There are some men in London who have not travelled far, nor seen many workshops, whose ideas of the importance of the Metropolis and the excellence of everything done in it might be corrected by hearing the opinions of master craftsmen in the quiet towns of England and Scotland. There are men in the provinces who have a strong suspicion that furniture made in London has not been well made: it may be fashionable, they admit, but it is likely to be flimsy; it may be cheap, but it is not durable; for they know that good material cannot be procured at the price, and cabinet makers in the country do not work for nothing.
They smile when you tell them that large transactions can pay for the great rents charged for warehouses and workshops in the City, and ask you if living is cheap, and what percentage is given for commission. They put their hands in their pockets and say, We can buy wood in the same markets with your manufacturers, we employ no middle-men, our rents are not so high, our profits are not too great, and we cannot compete with you in cheapness.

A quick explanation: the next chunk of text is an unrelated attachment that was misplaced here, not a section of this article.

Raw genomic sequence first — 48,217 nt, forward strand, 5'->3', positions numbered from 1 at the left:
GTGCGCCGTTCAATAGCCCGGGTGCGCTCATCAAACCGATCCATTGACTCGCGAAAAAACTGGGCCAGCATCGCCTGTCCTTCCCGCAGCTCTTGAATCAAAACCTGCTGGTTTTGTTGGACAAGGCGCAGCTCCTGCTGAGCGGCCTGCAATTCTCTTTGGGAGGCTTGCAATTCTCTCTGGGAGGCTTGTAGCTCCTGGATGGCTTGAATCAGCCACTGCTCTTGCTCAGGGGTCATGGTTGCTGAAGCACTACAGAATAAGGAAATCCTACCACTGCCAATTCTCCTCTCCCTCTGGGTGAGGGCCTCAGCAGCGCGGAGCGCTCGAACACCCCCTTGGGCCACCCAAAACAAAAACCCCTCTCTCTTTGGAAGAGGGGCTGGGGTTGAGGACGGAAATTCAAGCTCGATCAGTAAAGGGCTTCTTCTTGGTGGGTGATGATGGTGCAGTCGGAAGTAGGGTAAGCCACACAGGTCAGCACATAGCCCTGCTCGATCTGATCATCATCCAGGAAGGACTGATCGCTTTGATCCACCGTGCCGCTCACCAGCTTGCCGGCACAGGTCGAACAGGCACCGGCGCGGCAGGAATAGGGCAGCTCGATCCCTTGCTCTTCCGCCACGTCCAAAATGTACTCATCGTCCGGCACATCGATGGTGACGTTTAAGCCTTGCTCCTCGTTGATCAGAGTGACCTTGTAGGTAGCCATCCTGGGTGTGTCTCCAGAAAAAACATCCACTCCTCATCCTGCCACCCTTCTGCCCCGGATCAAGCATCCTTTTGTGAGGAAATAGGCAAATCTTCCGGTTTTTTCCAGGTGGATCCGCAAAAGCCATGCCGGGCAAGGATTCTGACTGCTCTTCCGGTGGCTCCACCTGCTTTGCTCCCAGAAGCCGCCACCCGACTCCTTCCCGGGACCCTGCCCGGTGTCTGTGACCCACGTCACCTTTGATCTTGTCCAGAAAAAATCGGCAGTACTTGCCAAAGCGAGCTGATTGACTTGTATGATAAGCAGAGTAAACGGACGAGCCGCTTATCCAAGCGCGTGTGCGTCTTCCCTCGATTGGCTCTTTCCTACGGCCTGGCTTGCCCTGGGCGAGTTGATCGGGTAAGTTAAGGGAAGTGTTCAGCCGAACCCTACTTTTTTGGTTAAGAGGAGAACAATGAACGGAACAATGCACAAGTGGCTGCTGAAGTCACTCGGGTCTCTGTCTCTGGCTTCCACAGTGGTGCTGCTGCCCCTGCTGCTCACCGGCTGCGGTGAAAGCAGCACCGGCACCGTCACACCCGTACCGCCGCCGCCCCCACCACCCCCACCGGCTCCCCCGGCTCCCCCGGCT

They may be too polite to hint that London furniture is dear in the long run. They confess that they have a personal interest in the welfare of their friends; they dislike accidents, and nurse a strong prejudice against chairs that need repairing in twelve months and tables liable to paralysis in the legs. Their customers do not believe that everything excellent comes from the Metropolis; and as they desire solidity and durability, they are prepared to pay a fair price to cabinet makers in their own town. A good reputation is the best advertisement in the country; for friends tell their neighbours where they can have value for their money.